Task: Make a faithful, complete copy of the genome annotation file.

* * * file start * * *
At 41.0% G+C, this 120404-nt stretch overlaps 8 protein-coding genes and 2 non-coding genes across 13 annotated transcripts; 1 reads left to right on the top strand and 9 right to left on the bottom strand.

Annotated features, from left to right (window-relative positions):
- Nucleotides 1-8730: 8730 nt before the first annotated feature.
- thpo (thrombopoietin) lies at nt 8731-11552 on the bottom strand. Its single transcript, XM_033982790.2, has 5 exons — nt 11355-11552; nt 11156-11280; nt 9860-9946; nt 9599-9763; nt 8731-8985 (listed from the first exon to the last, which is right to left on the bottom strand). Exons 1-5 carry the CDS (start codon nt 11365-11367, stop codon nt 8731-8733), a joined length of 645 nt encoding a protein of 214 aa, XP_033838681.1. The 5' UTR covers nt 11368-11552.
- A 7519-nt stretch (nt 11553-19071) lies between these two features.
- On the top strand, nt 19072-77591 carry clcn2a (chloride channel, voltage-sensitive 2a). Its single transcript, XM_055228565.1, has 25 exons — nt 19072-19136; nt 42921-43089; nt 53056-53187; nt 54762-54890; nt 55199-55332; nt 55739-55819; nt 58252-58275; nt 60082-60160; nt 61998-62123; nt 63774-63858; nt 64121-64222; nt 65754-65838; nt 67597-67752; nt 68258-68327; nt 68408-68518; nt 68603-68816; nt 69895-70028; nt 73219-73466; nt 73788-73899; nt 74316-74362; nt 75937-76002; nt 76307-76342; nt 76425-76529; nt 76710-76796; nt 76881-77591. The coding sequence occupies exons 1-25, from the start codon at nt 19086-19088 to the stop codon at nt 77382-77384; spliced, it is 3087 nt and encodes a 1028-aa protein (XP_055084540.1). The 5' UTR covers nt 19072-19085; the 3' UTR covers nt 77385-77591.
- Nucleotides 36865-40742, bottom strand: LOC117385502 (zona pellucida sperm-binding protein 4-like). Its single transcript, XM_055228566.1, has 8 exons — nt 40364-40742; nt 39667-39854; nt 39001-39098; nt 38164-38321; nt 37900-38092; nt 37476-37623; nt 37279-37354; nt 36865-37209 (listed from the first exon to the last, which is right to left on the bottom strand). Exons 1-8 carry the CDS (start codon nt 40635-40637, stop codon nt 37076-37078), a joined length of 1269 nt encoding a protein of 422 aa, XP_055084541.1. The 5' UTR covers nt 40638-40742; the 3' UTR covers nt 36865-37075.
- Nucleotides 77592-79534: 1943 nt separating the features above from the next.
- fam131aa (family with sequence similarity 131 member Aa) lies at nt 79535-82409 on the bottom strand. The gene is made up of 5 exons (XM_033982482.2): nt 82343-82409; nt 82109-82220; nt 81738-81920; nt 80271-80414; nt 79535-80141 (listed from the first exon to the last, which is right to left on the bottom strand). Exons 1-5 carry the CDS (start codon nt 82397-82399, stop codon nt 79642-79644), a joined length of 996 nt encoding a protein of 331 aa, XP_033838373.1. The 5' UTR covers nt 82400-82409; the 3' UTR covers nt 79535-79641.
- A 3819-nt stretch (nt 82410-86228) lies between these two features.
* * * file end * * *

At 41.0% G+C, this 120404-nt stretch overlaps 8 protein-coding genes and 2 non-coding genes across 13 annotated transcripts; 1 reads left to right on the top strand and 9 right to left on the bottom strand.

Annotated features, from left to right (window-relative positions):
- Nucleotides 1-8730: 8730 nt before the first annotated feature.
- thpo (thrombopoietin) lies at nt 8731-11552 on the bottom strand. Its single transcript, XM_033982790.2, has 5 exons — nt 11355-11552; nt 11156-11280; nt 9860-9946; nt 9599-9763; nt 8731-8985 (listed from the first exon to the last, which is right to left on the bottom strand). Exons 1-5 carry the CDS (start codon nt 11365-11367, stop codon nt 8731-8733), a joined length of 645 nt encoding a protein of 214 aa, XP_033838681.1. The 5' UTR covers nt 11368-11552.
- A 7519-nt stretch (nt 11553-19071) lies between these two features.
- On the top strand, nt 19072-77591 carry clcn2a (chloride channel, voltage-sensitive 2a). Its single transcript, XM_055228565.1, has 25 exons — nt 19072-19136; nt 42921-43089; nt 53056-53187; nt 54762-54890; nt 55199-55332; nt 55739-55819; nt 58252-58275; nt 60082-60160; nt 61998-62123; nt 63774-63858; nt 64121-64222; nt 65754-65838; nt 67597-67752; nt 68258-68327; nt 68408-68518; nt 68603-68816; nt 69895-70028; nt 73219-73466; nt 73788-73899; nt 74316-74362; nt 75937-76002; nt 76307-76342; nt 76425-76529; nt 76710-76796; nt 76881-77591. The coding sequence occupies exons 1-25, from the start codon at nt 19086-19088 to the stop codon at nt 77382-77384; spliced, it is 3087 nt and encodes a 1028-aa protein (XP_055084540.1). The 5' UTR covers nt 19072-19085; the 3' UTR covers nt 77385-77591.
- Nucleotides 36865-40742, bottom strand: LOC117385502 (zona pellucida sperm-binding protein 4-like). Its single transcript, XM_055228566.1, has 8 exons — nt 40364-40742; nt 39667-39854; nt 39001-39098; nt 38164-38321; nt 37900-38092; nt 37476-37623; nt 37279-37354; nt 36865-37209 (listed from the first exon to the last, which is right to left on the bottom strand). Exons 1-8 carry the CDS (start codon nt 40635-40637, stop codon nt 37076-37078), a joined length of 1269 nt encoding a protein of 422 aa, XP_055084541.1. The 5' UTR covers nt 40638-40742; the 3' UTR covers nt 36865-37075.
- Nucleotides 77592-79534: 1943 nt separating the features above from the next.
- fam131aa (family with sequence similarity 131 member Aa) lies at nt 79535-82409 on the bottom strand. The gene is made up of 5 exons (XM_033982482.2): nt 82343-82409; nt 82109-82220; nt 81738-81920; nt 80271-80414; nt 79535-80141 (listed from the first exon to the last, which is right to left on the bottom strand). Exons 1-5 carry the CDS (start codon nt 82397-82399, stop codon nt 79642-79644), a joined length of 996 nt encoding a protein of 331 aa, XP_033838373.1. The 5' UTR covers nt 82400-82409; the 3' UTR covers nt 79535-79641.
- A 3819-nt stretch (nt 82410-86228) lies between these two features.